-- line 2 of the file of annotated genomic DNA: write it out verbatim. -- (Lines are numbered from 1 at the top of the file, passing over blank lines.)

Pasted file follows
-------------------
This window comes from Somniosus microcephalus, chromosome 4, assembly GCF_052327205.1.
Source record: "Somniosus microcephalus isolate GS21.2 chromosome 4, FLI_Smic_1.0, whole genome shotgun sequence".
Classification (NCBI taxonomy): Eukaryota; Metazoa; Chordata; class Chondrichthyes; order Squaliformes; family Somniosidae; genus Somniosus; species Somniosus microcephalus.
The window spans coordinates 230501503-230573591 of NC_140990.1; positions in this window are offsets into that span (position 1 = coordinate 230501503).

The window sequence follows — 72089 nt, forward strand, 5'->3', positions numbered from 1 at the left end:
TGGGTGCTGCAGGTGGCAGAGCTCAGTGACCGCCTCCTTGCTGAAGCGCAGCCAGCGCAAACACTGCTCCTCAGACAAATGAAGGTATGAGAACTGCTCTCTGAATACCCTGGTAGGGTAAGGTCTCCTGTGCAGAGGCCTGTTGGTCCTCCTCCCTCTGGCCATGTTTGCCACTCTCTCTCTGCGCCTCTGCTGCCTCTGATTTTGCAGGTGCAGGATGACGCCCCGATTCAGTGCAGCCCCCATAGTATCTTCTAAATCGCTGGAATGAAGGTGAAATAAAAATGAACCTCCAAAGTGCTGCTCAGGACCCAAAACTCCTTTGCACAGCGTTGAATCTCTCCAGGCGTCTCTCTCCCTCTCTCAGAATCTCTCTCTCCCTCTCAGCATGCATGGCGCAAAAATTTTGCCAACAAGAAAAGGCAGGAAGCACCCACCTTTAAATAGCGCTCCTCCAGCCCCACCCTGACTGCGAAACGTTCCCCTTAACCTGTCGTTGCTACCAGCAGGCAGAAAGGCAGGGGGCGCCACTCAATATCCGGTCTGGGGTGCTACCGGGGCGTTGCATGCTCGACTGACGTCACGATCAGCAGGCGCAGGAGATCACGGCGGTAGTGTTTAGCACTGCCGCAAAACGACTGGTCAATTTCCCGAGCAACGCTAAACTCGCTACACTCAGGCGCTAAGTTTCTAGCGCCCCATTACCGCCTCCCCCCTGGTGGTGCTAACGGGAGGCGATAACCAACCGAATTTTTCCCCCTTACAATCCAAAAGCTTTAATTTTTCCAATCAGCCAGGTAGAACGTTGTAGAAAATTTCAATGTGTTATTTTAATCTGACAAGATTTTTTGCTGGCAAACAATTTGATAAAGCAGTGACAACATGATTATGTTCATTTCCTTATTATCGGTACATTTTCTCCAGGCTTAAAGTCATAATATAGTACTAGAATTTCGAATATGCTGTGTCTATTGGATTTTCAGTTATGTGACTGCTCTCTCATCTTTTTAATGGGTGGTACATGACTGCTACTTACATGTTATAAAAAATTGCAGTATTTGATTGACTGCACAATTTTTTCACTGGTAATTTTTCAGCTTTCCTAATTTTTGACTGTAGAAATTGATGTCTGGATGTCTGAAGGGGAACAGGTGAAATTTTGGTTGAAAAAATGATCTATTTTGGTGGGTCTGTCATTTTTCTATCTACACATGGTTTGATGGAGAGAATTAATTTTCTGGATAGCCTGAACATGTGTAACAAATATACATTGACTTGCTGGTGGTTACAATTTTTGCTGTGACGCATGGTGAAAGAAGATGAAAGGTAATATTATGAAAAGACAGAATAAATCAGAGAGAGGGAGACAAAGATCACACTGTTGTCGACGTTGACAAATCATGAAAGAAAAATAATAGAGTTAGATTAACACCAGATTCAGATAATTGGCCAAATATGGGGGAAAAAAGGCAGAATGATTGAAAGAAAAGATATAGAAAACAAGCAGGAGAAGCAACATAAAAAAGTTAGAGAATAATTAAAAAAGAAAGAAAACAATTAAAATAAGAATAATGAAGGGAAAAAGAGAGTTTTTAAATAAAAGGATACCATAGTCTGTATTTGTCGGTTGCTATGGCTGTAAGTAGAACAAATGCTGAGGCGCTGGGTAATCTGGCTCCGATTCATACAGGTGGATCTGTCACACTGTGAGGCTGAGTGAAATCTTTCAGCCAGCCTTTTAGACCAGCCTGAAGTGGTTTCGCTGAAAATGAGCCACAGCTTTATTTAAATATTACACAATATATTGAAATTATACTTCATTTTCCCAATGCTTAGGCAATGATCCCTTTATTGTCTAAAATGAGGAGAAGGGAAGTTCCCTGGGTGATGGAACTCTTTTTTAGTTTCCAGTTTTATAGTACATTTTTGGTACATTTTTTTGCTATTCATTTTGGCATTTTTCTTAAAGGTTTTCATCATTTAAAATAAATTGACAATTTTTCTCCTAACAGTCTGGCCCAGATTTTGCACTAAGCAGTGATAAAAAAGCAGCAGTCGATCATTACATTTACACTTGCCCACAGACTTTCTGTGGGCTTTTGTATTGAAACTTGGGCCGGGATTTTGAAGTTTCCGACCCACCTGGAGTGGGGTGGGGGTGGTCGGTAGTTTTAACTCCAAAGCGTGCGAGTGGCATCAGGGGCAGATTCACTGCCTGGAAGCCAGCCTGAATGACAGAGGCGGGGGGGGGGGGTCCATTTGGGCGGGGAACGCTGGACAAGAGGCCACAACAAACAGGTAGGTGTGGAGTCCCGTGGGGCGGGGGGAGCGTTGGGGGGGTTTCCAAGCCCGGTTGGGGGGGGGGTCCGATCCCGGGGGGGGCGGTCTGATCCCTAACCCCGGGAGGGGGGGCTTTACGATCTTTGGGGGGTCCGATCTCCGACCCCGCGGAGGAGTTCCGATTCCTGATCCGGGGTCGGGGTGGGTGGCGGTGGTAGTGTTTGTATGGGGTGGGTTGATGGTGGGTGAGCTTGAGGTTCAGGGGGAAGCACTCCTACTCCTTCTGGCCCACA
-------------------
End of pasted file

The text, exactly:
Source record: "Somniosus microcephalus isolate GS21.2 chromosome 4, FLI_Smic_1.0, whole genome shotgun sequence".